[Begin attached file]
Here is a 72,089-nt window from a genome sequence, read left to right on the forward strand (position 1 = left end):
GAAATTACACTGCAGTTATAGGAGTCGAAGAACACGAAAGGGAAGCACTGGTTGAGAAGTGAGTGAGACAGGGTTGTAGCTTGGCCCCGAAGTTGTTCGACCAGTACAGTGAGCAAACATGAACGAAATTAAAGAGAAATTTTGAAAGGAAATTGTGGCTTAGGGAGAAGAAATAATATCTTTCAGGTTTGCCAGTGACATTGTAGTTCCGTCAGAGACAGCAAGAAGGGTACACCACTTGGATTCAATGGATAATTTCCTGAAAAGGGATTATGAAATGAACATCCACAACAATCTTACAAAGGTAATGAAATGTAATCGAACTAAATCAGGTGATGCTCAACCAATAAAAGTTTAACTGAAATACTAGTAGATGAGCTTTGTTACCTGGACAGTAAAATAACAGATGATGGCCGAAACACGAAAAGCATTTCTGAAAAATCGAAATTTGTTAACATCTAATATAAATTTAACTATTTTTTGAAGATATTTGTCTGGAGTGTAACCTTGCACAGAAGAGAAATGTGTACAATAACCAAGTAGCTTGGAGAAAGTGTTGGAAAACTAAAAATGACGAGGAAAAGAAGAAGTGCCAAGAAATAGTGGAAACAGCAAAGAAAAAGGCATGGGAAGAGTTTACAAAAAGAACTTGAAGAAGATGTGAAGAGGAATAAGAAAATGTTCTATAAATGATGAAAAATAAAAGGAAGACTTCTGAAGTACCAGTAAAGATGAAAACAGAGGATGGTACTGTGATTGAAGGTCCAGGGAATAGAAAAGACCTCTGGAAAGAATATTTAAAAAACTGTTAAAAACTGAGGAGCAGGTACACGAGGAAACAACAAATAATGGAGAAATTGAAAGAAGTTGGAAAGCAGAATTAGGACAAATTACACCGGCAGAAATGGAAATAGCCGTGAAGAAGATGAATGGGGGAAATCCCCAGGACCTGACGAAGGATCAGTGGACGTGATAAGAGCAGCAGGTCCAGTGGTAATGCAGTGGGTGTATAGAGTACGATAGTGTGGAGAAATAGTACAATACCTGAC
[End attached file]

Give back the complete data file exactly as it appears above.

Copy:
Here is a 72,089-nt window from a genome sequence, read left to right on the forward strand (position 1 = left end):
GAAATTACACTGCAGTTATAGGAGTCGAAGAACACGAAAGGGAAGCACTGGTTGAGAAGTGAGTGAGACAGGGTTGTAGCTTGGCCCCGAAGTTGTTCGACCAGTACAGTGAGCAAACATGAACGAAATTAAAGAGAAATTTTGAAAGGAAATTGTGGCTTAGGGAGAAGAAATAATATCTTTCAGGTTTGCCAGTGACATTGTAGTTCCGTCAGAGACAGCAAGAAGGGTACACCACTTGGATTCAATGGATAATTTCCTGAAAAGGGATTATGAAATGAACATCCACAACAATCTTACAAAGGTAATGAAATGTAATCGAACTAAATCAGGTGATGCTCAACCAATAAAAGTTTAACTGAAATACTAGTAGATGAGCTTTGTTACCTGGACAGTAAAATAACAGATGATGGCCGAAACACGAAAAGCATTTCTGAAAAATCGAAATTTGTTAACATCTAATATAAATTTAACTATTTTTTGAAGATATTTGTCTGGAGTGTAACCTTGCACAGAAGAGAAATGTGTACAATAACCAAGTAGCTTGGAGAAAGTGTTGGAAAACTAAAAATGACGAGGAAAAGAAGAAGTGCCAAGAAATAGTGGAAACAGCAAAGAAAAAGGCATGGGAAGAGTTTACAAAAAGAACTTGAAGAAGATGTGAAGAGGAATAAGAAAATGTTCTATAAATGATGAAAAATAAAAGGAAGACTTCTGAAGTACCAGTAAAGATGAAAACAGAGGATGGTACTGTGATTGAAGGTCCAGGGAATAGAAAAGACCTCTGGAAAGAATATTTAAAAAACTGTTAAAAACTGAGGAGCAGGTACACGAGGAAACAACAAATAATGGAGAAATTGAAAGAAGTTGGAAAGCAGAATTAGGACAAATTACACCGGCAGAAATGGAAATAGCCGTGAAGAAGATGAATGGGGGAAATCCCCAGGACCTGACGAAGGATCAGTGGACGTGATAAGAGCAGCAGGTCCAGTGGTAATGCAGTGGGTGTATAGAGTACGATAGTGTGGAGAAATAGTACAATACCTGAC